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Floating solar project on dam roof in Thailand

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To achieve its environmental goals, Thailand is making rapid strides towards reducing carbon dioxide emissions, Relying on the smart technology it recently integrated into the floating solar project, which employs two different modes of electricity generation, One via floating solar panels and the other via hydropower within the Serendhorn dam project, With the aim of improving the management of the energy system and meeting the needs of the population.
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To achieve its environmental goals, Thailand is making rapid strides towards reducing carbon dioxide emissions, Relying on the smart technology it recently integrated into the floating solar project, which employs two different modes of electricity generation, One via floating solar panels and the other via hydropower within the Serendhorn dam project, With the aim of improving the management of the energy system and meeting the needs of the population.

The issue of climate change is one of the most important challenges of the twenty-first century. Taiwan is one of the most vulnerable countries to climate threats due to the possibility of increased flooding, high rainfall intensity, losses in the agricultural sector and the unpredictability of monsoons. Considering the seriousness and severity of environmental changes that threaten nature and human life, Many of the world's governments are taking serious steps toward carbon neutrality in an effort to reverse its negative impacts. Foremost among them is the replacement of non-renewable energy sources with clean ones from natural sources such as sun, water and wind, Employing technological innovations to manage these processes, These technologies have been widely deployed across other Asian countries such as Singapore, Malaysia and the Philippines.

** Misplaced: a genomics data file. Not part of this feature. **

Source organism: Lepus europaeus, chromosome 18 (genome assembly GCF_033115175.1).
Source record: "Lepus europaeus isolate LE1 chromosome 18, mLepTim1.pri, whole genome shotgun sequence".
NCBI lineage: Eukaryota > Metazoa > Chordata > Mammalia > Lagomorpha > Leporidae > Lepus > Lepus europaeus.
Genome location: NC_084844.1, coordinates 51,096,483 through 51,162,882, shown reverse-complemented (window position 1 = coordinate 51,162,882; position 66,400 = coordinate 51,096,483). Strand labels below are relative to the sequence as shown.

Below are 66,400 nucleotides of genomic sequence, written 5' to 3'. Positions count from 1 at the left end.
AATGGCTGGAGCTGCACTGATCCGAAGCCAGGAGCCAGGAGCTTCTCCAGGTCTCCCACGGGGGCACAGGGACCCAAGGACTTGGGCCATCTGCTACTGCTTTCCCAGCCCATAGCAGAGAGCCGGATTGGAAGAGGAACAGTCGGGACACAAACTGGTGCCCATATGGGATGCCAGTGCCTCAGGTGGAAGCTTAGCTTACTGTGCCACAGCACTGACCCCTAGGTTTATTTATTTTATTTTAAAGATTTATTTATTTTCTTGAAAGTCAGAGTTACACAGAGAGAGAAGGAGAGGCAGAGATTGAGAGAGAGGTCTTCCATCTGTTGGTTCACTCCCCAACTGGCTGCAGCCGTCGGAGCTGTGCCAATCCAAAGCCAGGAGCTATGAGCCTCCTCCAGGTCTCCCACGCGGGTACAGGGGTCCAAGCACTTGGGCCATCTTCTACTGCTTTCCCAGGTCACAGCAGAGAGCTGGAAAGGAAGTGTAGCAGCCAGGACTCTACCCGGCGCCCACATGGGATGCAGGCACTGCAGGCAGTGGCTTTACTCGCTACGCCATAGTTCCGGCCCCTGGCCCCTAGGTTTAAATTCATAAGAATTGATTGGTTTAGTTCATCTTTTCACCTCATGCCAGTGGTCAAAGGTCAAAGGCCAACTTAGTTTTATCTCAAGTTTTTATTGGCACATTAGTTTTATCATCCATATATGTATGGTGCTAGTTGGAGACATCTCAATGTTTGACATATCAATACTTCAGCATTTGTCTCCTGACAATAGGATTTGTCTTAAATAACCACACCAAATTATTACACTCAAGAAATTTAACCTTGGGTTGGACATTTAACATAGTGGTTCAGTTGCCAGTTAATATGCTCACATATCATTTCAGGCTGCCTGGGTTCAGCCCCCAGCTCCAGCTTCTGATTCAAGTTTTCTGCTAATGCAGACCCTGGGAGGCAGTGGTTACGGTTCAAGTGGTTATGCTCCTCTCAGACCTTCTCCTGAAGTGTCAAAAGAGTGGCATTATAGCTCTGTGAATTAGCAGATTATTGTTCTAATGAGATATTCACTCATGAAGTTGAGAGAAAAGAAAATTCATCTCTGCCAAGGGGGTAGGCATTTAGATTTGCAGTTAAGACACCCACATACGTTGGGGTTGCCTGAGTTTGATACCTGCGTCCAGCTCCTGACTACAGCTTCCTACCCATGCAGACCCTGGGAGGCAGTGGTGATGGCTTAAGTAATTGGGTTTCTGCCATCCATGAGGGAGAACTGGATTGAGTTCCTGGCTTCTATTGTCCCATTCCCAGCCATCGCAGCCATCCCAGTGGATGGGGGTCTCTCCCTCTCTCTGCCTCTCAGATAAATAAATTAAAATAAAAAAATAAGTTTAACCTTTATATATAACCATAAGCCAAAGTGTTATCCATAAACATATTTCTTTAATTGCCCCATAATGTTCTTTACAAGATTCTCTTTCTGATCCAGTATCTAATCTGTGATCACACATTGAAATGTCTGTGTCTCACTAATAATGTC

In this context, The Electricity Generating Authority of Thailand is leveraging hydro surfaces to create electric power projects. DEWA collaborated with Siemens to establish the world's largest hybrid power project within the Serendhorn Dam. to enhance the country's efforts towards achieving its climate goals for this decade as part of its Nationally Determined Contributions, which is imposed by the Paris Agreement. Fossil fuels continue to dominate Taiwan's energy sector and are a major carbon emissioner, It makes up nearly three-quarters of the country's total carbon footprint. However, the growth of renewable energy projects is still in its infancy. Solar energy, for example, which is ranked as the cheapest source of electricity ever, needs large areas and occupies land that can be used for agriculture or as wildlife habitats.

But the Serendhorn Dam project with hybrid energy sources is one innovation that is helping to address the lack of space for solar farms. 144,000 separate solar panels have been installed on top of the dam's water surface. The equivalent of the area of 100 football fields. As this water area is usually not well exploited, Except for its service for local fishing purposes. The dam and solar system share transmission grid lines and transformers. Through this mechanism, Solar panels can generate electricity during the day, While the dam generates hydroelectric power at night, It is electricity that is generated by taking advantage of the flow of water. This project does not harm the livelihood of local fishermen, who can fish on the surface of the dam water even after installing floating solar panels.